A federal judge recently overturned federal regulations that would have denied federally backed loans to students attending colleges that graduated students with substantial debt and no job. The regulations, declared by the Department of Education, were intended to lower costs and increase educational value for students. But more than that, they raise an important question: Are for-profit colleges a bad deal?
A college education is a big investment of both time and money. But like any investment, there are risks. Perhaps one of the biggest risks is that a student will fail to graduate, even after spending a substantial amount of time in school. But that’s not the only risk. Another significant risk is a student’s failure to obtain meaningful employment after graduation.
The regulations mentioned above sought to address this second risk. Specifically, the regulations provided that career training programs would continue to qualify for federal student aid, but only if they meet one of the following three metrics in at least three out of four consecutive years:
• Loan Repayment Rate: At least 35 percent of the program's former students are repaying their loans;
• Debt-to-Earnings Annual Ratio: The estimated annual loan payment of a typical graduate does not exceed 12 percent of his or her total earnings;
• Debt-to-Discretionary-Earnings Ratio: The estimated annual loan payment of a typical graduate does not exceed 30 percent of his or her discretionary income.
At first glance these regulations seem reasonable. But there was a big problem lurking below the surface. Many for-profit colleges couldn’t meet these standards. Even some of the most recognized online schools were graduating students who couldn’t find work. Yet a judge recently threw out the regulations, holding that they were “arbitrary and capricious,” a legal standard that is very difficult to meet.
While the regulations may be out, they raise important questions for prospective students considering a for-profit institution. First, do for-profit schools lack the credentials sought by prospective employers? The answer certainly varies from school to school. And the degree program sought may also affect employment opportunities. For example, for-profit degrees in business or computer technology may offer better employment opportunities than a liberal arts degree. But the question still remains whether a degree from a for-profit school is as valuable as a degree from a public or private institution.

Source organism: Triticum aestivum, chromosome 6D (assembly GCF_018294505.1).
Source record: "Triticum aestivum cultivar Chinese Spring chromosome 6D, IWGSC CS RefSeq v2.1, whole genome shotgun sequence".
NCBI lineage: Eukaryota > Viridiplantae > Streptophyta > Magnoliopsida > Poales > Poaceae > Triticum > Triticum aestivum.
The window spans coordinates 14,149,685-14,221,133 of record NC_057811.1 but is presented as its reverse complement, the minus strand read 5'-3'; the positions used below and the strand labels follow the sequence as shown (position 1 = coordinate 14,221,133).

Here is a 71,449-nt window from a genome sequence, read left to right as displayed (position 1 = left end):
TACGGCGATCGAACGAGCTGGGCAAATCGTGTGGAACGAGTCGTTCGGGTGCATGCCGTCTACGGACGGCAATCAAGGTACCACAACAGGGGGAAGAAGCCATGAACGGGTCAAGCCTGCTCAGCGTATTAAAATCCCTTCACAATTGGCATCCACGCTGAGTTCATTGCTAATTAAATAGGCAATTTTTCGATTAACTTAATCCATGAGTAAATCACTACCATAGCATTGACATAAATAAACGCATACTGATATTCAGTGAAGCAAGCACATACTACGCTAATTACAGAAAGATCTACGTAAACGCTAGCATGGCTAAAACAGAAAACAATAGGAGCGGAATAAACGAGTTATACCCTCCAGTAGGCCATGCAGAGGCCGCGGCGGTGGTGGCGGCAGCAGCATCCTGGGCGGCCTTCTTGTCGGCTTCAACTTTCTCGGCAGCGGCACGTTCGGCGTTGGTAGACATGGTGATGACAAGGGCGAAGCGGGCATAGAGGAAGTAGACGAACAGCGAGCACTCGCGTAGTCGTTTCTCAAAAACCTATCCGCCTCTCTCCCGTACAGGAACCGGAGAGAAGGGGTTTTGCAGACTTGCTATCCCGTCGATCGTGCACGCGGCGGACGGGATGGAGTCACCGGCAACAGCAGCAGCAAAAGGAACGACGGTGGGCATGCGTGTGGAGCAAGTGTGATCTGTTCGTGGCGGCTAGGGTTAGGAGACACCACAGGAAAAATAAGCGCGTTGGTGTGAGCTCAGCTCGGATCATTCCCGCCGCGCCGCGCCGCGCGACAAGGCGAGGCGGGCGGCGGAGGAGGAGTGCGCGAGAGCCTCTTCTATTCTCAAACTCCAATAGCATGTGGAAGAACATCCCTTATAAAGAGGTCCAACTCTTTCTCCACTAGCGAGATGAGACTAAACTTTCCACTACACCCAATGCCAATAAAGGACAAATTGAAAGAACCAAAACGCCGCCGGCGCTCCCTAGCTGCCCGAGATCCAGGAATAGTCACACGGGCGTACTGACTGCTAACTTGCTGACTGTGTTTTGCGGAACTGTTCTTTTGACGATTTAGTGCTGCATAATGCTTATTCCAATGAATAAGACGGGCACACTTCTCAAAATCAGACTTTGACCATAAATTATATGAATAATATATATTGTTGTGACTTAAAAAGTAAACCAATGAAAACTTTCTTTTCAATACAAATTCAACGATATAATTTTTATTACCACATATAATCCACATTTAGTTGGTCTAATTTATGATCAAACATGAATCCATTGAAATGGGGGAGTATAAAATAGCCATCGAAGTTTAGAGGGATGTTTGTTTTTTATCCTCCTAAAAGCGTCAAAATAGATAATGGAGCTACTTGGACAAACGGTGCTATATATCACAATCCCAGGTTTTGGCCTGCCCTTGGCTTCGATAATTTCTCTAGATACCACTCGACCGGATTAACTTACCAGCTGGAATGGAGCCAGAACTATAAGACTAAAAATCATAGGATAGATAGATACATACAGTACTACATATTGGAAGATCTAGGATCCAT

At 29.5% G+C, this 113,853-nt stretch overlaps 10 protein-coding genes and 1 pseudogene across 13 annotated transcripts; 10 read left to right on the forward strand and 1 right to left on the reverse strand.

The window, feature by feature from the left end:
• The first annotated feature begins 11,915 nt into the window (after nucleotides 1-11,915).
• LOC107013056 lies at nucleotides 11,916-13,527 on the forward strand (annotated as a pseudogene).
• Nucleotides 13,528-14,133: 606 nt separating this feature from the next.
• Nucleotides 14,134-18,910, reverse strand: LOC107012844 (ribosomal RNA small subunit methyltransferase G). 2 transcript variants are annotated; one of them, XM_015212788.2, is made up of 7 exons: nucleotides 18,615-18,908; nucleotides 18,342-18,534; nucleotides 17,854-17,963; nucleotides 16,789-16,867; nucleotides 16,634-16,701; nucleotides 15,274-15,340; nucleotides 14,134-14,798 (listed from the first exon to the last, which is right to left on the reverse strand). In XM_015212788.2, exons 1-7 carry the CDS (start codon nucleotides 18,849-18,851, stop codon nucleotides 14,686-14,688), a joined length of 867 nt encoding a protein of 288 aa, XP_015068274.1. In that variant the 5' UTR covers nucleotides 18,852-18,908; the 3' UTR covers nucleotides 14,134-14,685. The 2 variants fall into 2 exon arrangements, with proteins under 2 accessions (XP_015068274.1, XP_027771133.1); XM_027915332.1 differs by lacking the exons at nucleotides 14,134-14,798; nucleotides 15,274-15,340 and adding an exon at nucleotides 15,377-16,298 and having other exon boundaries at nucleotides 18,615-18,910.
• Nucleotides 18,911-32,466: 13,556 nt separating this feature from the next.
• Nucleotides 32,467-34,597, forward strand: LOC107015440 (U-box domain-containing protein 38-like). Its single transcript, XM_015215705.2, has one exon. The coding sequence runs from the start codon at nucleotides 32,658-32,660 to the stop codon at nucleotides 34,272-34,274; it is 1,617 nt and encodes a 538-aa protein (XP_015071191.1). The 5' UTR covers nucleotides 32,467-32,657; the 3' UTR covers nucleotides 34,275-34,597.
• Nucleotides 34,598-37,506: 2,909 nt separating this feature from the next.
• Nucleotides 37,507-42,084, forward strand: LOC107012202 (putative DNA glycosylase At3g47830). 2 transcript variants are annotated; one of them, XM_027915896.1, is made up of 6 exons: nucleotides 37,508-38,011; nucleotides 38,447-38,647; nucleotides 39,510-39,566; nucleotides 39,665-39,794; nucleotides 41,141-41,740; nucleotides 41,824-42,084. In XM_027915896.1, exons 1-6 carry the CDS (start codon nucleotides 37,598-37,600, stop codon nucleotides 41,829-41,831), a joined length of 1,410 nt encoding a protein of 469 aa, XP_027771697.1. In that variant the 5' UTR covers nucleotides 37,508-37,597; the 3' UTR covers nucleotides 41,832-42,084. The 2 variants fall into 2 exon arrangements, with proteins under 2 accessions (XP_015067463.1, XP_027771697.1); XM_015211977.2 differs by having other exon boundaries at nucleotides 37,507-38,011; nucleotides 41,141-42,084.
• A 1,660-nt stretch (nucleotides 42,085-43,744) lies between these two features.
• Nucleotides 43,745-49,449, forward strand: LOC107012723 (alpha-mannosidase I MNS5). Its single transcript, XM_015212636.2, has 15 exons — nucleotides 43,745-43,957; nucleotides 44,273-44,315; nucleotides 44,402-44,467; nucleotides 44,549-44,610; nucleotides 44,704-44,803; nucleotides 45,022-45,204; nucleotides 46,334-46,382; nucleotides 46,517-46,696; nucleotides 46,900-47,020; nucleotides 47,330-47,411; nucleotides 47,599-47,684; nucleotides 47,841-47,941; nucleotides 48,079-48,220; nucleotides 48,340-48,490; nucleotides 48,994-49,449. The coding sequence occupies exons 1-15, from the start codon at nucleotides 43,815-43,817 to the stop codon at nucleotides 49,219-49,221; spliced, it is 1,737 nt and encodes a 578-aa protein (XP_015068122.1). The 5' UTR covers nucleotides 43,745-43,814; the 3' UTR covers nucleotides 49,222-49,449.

Second, do for-profit schools cost more? According to a 2008 study, of students who received bachelor's degrees, 53 percent at for-profit schools owed $30,500 or more. At private schools, only 24 percent owed $30,500 or more. And at public schools, the percentage falls to 12 percent.
Given this data, why do for-profit schools flourish? One answer may be convenience. Many of these schools offer online programs designed for working adults. For some, these programs are the only practical way to advance their education and careers. While public and private institutions are embracing online education, the transition has been slow.
For prospective students, the key is to thoroughly research any potential schools. Recognize that data on graduation rates and costs can be manipulated. As a result, data from third-party sources is always preferred over information directly from the schools. And recognize that employment rates not only vary by school, but also by program. As a result, seek to obtain data specific to your planned program of study.
DR is the founder of the popular personal finance blog The Dough Roller, and the credit card review site Credit Card Offers IQ.